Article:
With all the attention focused around our sporting heroes, is it complacent to hold them in such high regard on a social level? As a betting enthusiast, personally, I think it’s not too bad– the more information I have on an athlete or team, the greater my chances are in placing that all important bet; but with Twitter, Facebook, and the plethora of online media feeds – where, as a society, should, or are we going to, draw the line? This is a question that has intrigued me since the Lance Armstrong drug fiasco; what is the length that we as humans will go to win, and whether the push of the all-knowing public, places too much pressure on the athletes to obtain the art of winning.
Maybe the codes of footy, that we as a country adore, should take a stance on the amount of information that is being released before the facts are gathered, clubs are currently being annihilated, both in AFL and NRL, for their alleged involvement in performance enhancing drug use. This should be done either with full public knowledge or none! The last thing any fan needs is a cloud hanging over their favourite players – innocent ones, that is – when half-truths are implicating their entire team.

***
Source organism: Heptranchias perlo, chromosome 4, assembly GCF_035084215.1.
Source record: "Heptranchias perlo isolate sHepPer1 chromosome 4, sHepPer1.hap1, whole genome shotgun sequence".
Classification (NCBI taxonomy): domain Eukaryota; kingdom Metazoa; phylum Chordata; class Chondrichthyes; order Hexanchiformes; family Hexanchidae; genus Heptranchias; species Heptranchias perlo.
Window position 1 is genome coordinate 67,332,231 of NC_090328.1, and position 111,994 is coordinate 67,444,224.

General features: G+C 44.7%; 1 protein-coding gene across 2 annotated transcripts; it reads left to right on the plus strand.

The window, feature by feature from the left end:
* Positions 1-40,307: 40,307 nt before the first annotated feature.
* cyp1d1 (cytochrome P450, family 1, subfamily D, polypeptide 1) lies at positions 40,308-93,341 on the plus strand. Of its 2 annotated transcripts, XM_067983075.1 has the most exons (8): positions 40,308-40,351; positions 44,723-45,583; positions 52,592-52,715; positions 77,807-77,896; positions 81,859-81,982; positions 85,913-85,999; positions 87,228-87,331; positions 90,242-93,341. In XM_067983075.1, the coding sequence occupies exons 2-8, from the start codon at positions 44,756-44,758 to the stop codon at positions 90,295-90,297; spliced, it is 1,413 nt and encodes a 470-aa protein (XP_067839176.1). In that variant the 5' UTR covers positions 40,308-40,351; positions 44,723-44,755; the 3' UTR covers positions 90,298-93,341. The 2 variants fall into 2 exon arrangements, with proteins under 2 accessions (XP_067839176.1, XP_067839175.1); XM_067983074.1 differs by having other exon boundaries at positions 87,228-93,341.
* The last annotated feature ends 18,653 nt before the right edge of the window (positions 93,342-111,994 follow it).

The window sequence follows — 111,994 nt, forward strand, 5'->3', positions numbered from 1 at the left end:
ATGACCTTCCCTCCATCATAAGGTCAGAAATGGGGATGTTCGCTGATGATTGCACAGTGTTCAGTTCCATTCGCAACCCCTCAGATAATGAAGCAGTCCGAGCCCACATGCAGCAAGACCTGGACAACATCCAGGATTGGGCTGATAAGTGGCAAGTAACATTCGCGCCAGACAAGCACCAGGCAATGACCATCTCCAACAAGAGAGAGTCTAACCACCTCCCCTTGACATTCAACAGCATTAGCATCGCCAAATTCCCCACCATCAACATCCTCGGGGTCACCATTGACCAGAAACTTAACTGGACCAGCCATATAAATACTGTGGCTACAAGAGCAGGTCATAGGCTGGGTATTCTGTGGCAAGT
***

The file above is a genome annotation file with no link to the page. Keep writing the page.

On the social media side-, the question needs to be answered about the length some people will go to, to hurt or ‘troll’ any professional athlete. Of course, there should be NO form of cyber bullying permitted within any social media platform; however, where an athlete has a profile that is widely viewed by fans – including young fans – there really needs to be some form of censorship involved. For the athletes themselves, should they be held as accountable for their reactions if there is a large amount of bullying going on? Should there be some form of lenience for heavy provocation? I am not referring to acts of violence or similar, rather, the penalties handed down by sports corporate bodies when a social/personal reaction mars the players’ records. Rant over, but it is definitely something to consider.
-KainSocial Media’s Affect on Sports Betting,